More attractive is the simpler astrological theory that the voyage of any Deluge hero in his boat or ark represents the daily journey of the Sun-god across the heavenly ocean, a conception which is so often represented in Egyptian sculpture and painting. It used to be assumed by holders of the theory that this idea of the Sun as "the god in the boat" was common among primitive races, and that that would account for the widespread occurrence of Deluge-stories among scattered races of the world. But this view has recently undergone some modification in accordance with the general trend of other lines of research. In recent years there has been an increased readiness among archaeologists to recognize evidence of contact between the great civilizations of antiquity. This has been particularly the case in the area of the Eastern Mediterranean; but the possibility has also been mooted of the early use of land-routes running from the Near East to Central and Southern Asia. The discovery in Chinese Turkestan, to the east of the Caspian, of a prehistoric culture resembling that of Elam has now been followed by the finding of similar remains by Sir Aurel Stein in the course of the journey from which he has lately returned.(1) They were discovered in an old basin of the Helmand River in Persian Seistan, where they had been laid bare by wind-erosion. But more interesting still, and an incentive to further exploration in that region, is another of his discoveries last year, also made near the Afghan border. At two sites in the Helmand Delta, well above the level of inundation, he came across fragments of pottery inscribed in early Aramaic characters,(2) though, for obvious reasons, he has left them with all his other collections in India. This unexpected find, by the way, suggests for our problem possibilities of wide transmission in comparatively early times.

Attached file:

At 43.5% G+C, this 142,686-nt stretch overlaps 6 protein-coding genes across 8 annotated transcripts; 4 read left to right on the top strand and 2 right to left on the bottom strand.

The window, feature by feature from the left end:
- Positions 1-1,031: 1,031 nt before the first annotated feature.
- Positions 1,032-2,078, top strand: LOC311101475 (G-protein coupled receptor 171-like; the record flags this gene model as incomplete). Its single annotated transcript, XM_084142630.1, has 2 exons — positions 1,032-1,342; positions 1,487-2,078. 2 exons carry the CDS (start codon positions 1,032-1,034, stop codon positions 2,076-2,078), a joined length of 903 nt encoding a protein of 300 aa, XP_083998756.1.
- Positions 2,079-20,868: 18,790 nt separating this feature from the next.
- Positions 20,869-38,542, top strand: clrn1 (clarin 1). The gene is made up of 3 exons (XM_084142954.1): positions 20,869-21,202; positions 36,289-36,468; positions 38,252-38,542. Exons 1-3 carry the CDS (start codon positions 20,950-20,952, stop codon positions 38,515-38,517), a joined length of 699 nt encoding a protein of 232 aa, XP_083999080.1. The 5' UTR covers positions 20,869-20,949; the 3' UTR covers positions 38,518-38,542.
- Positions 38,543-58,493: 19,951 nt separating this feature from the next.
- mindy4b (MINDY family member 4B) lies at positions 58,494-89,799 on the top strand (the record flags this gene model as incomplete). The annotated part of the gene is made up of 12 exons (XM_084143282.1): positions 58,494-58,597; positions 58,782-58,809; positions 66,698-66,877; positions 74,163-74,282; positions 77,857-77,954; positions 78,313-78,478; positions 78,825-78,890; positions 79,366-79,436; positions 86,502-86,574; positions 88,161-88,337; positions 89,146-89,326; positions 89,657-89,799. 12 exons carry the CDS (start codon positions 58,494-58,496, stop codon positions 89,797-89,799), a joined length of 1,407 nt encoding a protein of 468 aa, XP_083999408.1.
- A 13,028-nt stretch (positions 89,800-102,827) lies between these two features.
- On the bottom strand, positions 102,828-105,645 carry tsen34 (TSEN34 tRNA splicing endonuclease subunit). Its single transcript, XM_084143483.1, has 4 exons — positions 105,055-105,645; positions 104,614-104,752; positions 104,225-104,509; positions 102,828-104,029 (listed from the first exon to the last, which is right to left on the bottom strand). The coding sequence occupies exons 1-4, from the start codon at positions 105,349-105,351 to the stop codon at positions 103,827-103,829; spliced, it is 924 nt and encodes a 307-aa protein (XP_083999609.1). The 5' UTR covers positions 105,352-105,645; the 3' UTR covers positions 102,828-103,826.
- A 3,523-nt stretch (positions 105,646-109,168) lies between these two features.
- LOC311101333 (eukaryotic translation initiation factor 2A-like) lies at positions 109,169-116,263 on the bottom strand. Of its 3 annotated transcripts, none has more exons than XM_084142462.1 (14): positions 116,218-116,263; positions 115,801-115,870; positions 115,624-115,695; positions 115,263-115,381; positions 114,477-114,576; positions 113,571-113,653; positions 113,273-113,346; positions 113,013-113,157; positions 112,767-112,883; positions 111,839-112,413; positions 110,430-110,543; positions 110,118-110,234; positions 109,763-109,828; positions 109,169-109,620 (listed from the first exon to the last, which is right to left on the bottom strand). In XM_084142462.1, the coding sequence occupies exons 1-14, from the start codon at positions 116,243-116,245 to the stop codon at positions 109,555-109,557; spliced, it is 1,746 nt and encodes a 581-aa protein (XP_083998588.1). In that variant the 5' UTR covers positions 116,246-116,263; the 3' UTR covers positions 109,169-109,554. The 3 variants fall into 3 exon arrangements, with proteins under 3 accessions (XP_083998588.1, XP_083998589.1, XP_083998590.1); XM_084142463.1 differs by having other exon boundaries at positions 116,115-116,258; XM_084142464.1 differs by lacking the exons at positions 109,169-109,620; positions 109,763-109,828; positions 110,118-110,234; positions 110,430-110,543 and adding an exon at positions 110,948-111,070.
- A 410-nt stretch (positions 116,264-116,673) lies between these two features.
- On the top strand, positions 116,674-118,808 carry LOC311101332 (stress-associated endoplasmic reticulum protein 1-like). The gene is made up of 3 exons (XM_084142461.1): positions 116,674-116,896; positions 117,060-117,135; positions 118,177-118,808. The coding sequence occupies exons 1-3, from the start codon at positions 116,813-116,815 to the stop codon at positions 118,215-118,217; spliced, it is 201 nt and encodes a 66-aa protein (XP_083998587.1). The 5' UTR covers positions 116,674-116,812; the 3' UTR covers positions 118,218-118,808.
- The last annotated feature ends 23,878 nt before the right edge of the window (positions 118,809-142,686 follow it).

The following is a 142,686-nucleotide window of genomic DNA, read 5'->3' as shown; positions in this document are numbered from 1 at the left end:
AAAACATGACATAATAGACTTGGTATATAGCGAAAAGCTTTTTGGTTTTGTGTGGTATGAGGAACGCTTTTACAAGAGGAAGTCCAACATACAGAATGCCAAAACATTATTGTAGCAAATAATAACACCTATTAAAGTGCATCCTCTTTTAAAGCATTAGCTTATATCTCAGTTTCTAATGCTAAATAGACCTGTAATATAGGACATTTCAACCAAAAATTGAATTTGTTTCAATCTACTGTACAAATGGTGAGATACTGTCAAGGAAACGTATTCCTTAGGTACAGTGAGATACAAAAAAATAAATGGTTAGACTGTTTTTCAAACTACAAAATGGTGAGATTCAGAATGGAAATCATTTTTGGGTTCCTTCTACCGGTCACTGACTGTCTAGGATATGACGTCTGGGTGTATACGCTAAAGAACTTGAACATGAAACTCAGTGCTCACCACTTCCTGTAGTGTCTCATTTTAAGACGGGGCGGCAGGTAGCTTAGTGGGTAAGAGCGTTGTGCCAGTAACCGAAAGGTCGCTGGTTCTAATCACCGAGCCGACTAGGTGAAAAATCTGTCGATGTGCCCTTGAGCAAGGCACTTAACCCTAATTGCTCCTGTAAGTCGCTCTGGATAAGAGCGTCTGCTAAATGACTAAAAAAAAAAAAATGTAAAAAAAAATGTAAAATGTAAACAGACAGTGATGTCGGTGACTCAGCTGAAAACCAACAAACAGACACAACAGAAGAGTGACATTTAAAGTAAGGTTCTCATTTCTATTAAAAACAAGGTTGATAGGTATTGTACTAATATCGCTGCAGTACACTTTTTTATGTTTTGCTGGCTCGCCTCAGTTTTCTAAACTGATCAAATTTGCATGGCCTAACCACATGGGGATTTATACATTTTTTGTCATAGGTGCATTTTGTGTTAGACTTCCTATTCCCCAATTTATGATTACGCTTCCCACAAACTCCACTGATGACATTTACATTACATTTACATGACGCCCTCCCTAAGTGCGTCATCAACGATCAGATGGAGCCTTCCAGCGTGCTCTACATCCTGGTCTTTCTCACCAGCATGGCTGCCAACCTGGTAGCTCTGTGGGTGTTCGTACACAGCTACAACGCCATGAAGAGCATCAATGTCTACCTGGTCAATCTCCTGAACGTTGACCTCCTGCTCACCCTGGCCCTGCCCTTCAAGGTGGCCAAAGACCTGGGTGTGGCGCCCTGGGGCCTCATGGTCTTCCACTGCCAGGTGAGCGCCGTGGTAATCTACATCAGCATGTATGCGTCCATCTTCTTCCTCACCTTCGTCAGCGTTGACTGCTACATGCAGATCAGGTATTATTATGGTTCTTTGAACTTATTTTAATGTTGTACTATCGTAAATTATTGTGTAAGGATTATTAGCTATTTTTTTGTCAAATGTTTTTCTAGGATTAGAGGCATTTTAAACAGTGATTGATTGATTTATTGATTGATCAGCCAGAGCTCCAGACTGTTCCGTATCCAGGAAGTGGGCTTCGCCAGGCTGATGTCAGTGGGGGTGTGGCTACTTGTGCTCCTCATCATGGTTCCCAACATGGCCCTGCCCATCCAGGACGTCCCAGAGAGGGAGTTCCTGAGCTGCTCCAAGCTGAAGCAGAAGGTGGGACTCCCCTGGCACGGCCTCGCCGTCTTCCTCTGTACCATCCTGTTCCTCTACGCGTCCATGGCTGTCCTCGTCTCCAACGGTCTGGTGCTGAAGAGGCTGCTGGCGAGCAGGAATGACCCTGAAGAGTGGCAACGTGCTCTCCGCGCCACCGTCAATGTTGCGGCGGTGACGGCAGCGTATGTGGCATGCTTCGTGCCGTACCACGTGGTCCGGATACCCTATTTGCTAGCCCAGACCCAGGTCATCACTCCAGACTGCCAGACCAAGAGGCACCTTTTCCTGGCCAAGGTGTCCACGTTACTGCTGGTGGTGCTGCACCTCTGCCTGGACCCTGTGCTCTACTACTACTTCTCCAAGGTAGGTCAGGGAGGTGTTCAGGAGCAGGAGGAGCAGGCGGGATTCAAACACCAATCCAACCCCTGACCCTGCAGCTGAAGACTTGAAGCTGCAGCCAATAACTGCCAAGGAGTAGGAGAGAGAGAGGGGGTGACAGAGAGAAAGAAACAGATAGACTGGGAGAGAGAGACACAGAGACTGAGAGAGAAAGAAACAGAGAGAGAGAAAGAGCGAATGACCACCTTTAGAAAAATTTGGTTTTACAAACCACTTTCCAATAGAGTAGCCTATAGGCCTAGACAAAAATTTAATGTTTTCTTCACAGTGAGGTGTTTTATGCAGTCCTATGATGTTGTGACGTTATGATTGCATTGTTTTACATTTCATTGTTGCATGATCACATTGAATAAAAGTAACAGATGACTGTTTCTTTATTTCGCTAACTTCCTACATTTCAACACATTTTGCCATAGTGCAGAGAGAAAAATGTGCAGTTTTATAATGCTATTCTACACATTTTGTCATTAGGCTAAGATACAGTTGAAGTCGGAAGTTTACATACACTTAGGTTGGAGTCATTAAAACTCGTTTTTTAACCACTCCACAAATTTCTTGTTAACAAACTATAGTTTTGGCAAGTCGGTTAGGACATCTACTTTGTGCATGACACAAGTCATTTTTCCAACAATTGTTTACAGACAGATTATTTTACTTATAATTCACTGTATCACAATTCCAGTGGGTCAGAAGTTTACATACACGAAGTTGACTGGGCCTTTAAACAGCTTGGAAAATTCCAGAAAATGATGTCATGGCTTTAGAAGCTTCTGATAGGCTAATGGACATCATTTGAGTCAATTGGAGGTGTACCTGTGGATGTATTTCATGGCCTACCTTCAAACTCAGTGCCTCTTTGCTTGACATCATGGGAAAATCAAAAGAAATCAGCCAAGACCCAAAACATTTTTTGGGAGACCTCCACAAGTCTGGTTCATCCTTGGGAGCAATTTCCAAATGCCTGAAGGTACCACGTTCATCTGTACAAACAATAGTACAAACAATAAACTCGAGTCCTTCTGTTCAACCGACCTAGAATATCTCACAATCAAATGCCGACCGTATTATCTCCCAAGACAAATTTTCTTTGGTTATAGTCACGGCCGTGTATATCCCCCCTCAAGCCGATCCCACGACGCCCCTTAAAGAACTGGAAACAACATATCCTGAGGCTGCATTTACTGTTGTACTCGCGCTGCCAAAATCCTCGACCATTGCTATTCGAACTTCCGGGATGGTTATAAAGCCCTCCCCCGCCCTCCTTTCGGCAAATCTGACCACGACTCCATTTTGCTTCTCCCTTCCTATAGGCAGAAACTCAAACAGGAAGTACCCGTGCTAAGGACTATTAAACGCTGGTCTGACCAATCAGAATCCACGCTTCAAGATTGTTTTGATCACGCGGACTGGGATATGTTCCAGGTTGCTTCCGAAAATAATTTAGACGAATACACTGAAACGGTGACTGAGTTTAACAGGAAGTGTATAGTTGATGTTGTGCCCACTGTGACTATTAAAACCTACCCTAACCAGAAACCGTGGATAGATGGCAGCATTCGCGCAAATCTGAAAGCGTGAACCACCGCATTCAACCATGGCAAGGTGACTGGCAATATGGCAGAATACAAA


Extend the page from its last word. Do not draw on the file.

(1) See his "Expedition in Central Asia", in The Geographical Journal, Vol. XLVII (Jan.-June, 1916), pp. 358 ff.

(2) Op. cit., p. 363.

The synthetic tendency among archaeologists has been reflected in anthropological research, which has begun to question the separate and independent origin, not only of the more useful arts and crafts, but also of many primitive customs and beliefs. It is suggested that too much stress has been laid on environment; and, though it is readily admitted that similar needs and experiences may in some cases have given rise to similar expedients and explanations, it is urged that man is an imitative animal and that inventive genius is far from common.(1) Consequently the wide dispersion of many beliefs and practices, which used generally to be explained as due to the similar and independent working of the human mind under like conditions, is now often provisionally registered as evidence of migratory movement or of cultural drift. Much good work has recently been done in tabulating the occurrence of many customs and beliefs, in order to ascertain their lines of distribution. Workers are as yet in the collecting stage, and it is hardly necessary to say that explanatory theories are still to be regarded as purely tentative and provisional. At the meetings of the British Association during the last few years, the most breezy discussions in the Anthropological Section have undoubtedly centred around this subject. There are several works in the field, but the most comprehensive theory as yet put forward is one that concerns us, as it has given a new lease of life to the old solar interpretation of the Deluge story.